Integral mission is the proclamation and demonstration of the gospel. It is not simply that evangelism and social involvement are to be done alongside each other. Rather, in integral mission, our proclamation has social consequences as we call people to love and repentance in all areas of life. And our social involvement has evangelistic consequences as we bear witness to the transforming grace of Jesus Christ.2

‘The core of missio Dei is evangelism, the communication of the Gospel.’3 The Anglicans gave us the Five Marks of Mission 1) evangelism, 2) discipleship, 3) social action, 4) justice, and 5) environment.4 Nevertheless, they put a footnote under evangelism which states,
The first Mark of Mission, identified with personal evangelism at the Anglican Consultative Council in 1984 (ACC-6) is a summary of what all mission is about, because it is based on Jesus’ own summary of his mission. This should be the key statement about everything we do in mission.5

Therefore, in everything we do, nurturing new believers, helping the poor, the sick and the needy, challenging violence of every kind, solidarity with the suffering and the poor, fighting for justice and faithful stewardship of God’s creation, we should never lose our focus from evangelism. It is important to uphold the distinctiveness of evangelism in the wider mission of God and make it a priority in every missional activity.

As Baptists, we have come together, agreeing that it is the duty of every disciple to bear personal witness to the Gospel of Jesus Christ, and to take part in the evangelisation of the world. I came across people who are genuinely afraid of talking to people about Jesus, but that is fine, and it shouldn’t be a barrier to evangelise. Evangelism can be done in many imaginative and creative ways. The gospel message can be shared in both verbal and non-verbal ways. I believe that every believer can share the gospel in their own unique way if proper training, support and encouragement are given. Proper training in various evangelism styles and methods should be a part of every church’s discipleship strategy.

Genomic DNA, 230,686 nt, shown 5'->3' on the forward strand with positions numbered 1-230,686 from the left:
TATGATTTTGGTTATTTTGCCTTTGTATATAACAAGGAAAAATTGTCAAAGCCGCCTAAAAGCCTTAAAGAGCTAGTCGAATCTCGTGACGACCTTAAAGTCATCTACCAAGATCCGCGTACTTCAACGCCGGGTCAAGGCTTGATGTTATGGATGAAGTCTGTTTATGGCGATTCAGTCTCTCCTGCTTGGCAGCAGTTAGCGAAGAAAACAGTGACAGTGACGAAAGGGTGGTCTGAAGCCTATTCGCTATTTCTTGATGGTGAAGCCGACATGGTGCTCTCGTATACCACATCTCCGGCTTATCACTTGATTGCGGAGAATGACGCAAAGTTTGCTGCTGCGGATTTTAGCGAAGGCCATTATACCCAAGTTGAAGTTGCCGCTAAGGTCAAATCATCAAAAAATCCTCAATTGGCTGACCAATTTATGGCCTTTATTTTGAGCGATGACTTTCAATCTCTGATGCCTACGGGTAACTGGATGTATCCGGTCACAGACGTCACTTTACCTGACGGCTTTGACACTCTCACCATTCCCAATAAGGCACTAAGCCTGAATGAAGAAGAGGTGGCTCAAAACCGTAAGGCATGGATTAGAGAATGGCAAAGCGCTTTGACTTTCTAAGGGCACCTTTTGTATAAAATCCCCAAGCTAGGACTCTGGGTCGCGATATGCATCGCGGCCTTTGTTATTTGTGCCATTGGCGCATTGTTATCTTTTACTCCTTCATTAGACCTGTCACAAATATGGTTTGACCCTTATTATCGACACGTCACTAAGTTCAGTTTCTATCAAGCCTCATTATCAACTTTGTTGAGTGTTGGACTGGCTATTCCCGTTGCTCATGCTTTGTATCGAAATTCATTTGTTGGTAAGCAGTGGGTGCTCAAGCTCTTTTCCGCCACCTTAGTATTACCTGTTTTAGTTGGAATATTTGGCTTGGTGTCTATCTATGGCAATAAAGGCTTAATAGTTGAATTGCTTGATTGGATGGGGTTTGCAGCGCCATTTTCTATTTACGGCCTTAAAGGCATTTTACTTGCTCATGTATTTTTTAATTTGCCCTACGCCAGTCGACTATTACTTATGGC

We need to prioritise evangelism because if there is no evangelism, then there will be no church left in your community to do any ministry. Transfer growth is not evangelism. Some churches prioritise discipleship, but again if there is no evangelism, there will be no one left to disciple.

We need to make sure that evangelism is prioritised in our vision, strategies and publications. Does evangelism feature in our leadership plan? Does it feature in your church’s vision for this year? Are you discussing it in your church meetings?
Can you ask your regional association to host some evangelism training or invite our Baptist evangelists such as Yinka Oyekan, Chris Duffett or others to do some evangelism training? Do you need help from one of our colleges to come and speak to your church or do a training seminar? Jesus called us to be fishers of men and women, not to take care of an aquarium. I constantly pray and believe that God will bring a revival in the United Kingdom, but it might not be how we expect it. Let us commit ourselves to prioritising evangelism alongside our other aspects of Christian mission.

Click here to download a pdf version of this article


SeidelAbelBoanergesSeidel Abel Boanerges is Dean of Ministerial Formation, Spurgeon’s College, London
  




 

1  David J Bosch, ‘Evangelism: Theological Currents and Cross-Currents Today’, in The Study of Evangelism: Exploring a Missional Practice of the Church, ed by Laceye C Warner, Paul W Chilcote (Cambridge: Eerdmans, 2008), 4-17, (p9).
2 Micah Global, Definition of Integral Mission, [accessed on 15 Jul 2022].
3 D L Guder, The Continuing Conversion of the Church (Cambridge: Eerdmans, 2000), p49.
4 Marks of Mission, Anglican Communion  [accessed on 15 July 2022].
5 Ibid.